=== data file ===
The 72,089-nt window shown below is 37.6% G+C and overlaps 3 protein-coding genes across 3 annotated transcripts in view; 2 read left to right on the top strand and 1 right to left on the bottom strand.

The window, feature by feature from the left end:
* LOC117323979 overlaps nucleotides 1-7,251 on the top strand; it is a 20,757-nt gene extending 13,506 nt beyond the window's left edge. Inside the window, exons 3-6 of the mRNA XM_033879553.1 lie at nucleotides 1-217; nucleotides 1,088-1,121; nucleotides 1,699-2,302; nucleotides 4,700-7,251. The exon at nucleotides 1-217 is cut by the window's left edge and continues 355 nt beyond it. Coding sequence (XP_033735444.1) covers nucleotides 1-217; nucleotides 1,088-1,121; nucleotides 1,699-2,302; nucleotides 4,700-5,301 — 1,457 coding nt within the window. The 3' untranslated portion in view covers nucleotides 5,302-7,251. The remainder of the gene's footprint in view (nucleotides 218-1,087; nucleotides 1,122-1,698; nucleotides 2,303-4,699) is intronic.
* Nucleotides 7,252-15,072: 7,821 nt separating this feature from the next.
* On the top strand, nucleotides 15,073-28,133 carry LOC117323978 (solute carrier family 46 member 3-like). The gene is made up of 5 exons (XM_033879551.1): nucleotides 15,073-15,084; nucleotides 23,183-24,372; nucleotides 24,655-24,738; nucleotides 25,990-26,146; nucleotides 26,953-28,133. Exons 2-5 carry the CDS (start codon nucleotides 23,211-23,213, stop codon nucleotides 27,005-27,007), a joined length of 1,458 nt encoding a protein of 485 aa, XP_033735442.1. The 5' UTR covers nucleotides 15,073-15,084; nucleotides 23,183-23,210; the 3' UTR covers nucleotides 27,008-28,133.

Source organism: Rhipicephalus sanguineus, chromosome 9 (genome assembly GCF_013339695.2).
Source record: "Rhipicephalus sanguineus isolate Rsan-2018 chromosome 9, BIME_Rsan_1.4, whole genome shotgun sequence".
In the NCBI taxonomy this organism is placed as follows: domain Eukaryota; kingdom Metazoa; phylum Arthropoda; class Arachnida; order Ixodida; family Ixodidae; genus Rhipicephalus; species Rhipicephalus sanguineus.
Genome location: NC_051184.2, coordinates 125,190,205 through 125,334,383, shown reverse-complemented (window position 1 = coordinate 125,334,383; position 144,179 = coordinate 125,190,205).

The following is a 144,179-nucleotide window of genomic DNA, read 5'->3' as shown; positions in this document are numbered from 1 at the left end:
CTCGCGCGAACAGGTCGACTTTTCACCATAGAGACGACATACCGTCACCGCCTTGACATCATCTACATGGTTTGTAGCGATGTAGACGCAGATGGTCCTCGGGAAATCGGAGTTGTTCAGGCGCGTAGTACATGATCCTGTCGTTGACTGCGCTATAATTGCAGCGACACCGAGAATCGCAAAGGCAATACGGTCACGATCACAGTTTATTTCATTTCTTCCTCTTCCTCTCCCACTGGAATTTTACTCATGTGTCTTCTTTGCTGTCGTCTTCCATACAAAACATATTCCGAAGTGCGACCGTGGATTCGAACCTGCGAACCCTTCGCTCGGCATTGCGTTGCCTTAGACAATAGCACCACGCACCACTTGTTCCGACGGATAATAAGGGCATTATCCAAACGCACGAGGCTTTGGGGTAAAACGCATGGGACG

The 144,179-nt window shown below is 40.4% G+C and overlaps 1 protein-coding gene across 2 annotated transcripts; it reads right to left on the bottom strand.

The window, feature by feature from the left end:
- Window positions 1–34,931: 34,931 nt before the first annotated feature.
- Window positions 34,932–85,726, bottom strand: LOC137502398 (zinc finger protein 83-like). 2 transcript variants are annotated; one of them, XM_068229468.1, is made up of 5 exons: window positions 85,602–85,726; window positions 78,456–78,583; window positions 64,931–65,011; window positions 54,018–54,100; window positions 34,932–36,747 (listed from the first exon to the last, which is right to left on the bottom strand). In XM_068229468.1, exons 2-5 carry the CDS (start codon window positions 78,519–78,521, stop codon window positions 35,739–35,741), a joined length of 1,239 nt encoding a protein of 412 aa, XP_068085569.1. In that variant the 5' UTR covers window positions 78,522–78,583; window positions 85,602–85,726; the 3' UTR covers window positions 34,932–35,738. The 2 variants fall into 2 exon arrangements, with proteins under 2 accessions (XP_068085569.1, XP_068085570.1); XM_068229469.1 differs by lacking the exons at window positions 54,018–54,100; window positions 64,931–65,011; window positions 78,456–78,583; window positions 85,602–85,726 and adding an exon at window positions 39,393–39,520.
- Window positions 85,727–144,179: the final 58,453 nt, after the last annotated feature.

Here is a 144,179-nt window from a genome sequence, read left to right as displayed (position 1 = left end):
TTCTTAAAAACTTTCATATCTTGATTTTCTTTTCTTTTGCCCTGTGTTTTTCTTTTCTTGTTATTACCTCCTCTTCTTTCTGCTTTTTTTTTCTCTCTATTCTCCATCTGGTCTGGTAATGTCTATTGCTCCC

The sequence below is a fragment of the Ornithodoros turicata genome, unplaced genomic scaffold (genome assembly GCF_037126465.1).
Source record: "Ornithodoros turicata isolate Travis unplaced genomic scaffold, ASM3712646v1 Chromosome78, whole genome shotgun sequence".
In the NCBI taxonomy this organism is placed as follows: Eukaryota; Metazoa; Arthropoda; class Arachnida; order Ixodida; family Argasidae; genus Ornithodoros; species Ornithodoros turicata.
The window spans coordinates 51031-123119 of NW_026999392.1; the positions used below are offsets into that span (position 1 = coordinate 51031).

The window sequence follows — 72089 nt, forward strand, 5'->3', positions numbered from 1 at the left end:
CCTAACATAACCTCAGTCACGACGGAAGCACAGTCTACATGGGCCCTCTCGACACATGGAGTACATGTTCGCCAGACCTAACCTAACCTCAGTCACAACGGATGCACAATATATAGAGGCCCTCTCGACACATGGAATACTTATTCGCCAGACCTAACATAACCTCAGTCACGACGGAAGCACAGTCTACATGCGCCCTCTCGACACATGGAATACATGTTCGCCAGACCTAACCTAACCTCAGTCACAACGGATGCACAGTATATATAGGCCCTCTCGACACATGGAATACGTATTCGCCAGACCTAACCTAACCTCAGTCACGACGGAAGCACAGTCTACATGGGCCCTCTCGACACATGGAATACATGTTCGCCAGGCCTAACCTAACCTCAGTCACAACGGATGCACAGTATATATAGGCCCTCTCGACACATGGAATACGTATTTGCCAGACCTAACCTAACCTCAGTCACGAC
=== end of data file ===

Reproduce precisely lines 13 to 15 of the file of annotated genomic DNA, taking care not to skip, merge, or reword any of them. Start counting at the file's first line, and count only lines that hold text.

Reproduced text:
The window, feature by feature from the left end:
- Window positions 1–34,931: 34,931 nt before the first annotated feature.
- Window positions 34,932–85,726, bottom strand: LOC137502398 (zinc finger protein 83-like). 2 transcript variants are annotated; one of them, XM_068229468.1, is made up of 5 exons: window positions 85,602–85,726; window positions 78,456–78,583; window positions 64,931–65,011; window positions 54,018–54,100; window positions 34,932–36,747 (listed from the first exon to the last, which is right to left on the bottom strand). In XM_068229468.1, exons 2-5 carry the CDS (start codon window positions 78,519–78,521, stop codon window positions 35,739–35,741), a joined length of 1,239 nt encoding a protein of 412 aa, XP_068085569.1. In that variant the 5' UTR covers window positions 78,522–78,583; window positions 85,602–85,726; the 3' UTR covers window positions 34,932–35,738. The 2 variants fall into 2 exon arrangements, with proteins under 2 accessions (XP_068085569.1, XP_068085570.1); XM_068229469.1 differs by lacking the exons at window positions 54,018–54,100; window positions 64,931–65,011; window positions 78,456–78,583; window positions 85,602–85,726 and adding an exon at window positions 39,393–39,520.